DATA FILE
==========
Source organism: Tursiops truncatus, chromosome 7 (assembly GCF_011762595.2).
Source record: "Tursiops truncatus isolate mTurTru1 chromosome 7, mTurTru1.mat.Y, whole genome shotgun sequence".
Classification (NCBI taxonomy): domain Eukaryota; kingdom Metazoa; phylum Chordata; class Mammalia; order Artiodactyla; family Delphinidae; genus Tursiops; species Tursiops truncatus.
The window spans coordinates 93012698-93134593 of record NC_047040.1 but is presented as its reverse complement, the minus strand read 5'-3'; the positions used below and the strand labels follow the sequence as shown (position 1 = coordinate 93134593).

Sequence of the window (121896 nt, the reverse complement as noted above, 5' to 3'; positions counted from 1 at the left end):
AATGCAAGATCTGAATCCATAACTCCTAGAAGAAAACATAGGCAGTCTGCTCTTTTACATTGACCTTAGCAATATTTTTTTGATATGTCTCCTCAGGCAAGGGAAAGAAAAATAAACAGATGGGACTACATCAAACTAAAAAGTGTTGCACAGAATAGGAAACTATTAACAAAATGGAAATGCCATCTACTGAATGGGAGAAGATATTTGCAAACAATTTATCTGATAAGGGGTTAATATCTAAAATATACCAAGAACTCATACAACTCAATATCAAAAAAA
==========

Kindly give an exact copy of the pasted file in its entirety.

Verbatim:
Source organism: Tursiops truncatus, chromosome 7 (assembly GCF_011762595.2).
Source record: "Tursiops truncatus isolate mTurTru1 chromosome 7, mTurTru1.mat.Y, whole genome shotgun sequence".
Classification (NCBI taxonomy): domain Eukaryota; kingdom Metazoa; phylum Chordata; class Mammalia; order Artiodactyla; family Delphinidae; genus Tursiops; species Tursiops truncatus.
The window spans coordinates 93012698-93134593 of record NC_047040.1 but is presented as its reverse complement, the minus strand read 5'-3'; the positions used below and the strand labels follow the sequence as shown (position 1 = coordinate 93134593).

Sequence of the window (121896 nt, the reverse complement as noted above, 5' to 3'; positions counted from 1 at the left end):
AATGCAAGATCTGAATCCATAACTCCTAGAAGAAAACATAGGCAGTCTGCTCTTTTACATTGACCTTAGCAATATTTTTTTGATATGTCTCCTCAGGCAAGGGAAAGAAAAATAAACAGATGGGACTACATCAAACTAAAAAGTGTTGCACAGAATAGGAAACTATTAACAAAATGGAAATGCCATCTACTGAATGGGAGAAGATATTTGCAAACAATTTATCTGATAAGGGGTTAATATCTAAAATATACCAAGAACTCATACAACTCAATATCAAAAAAA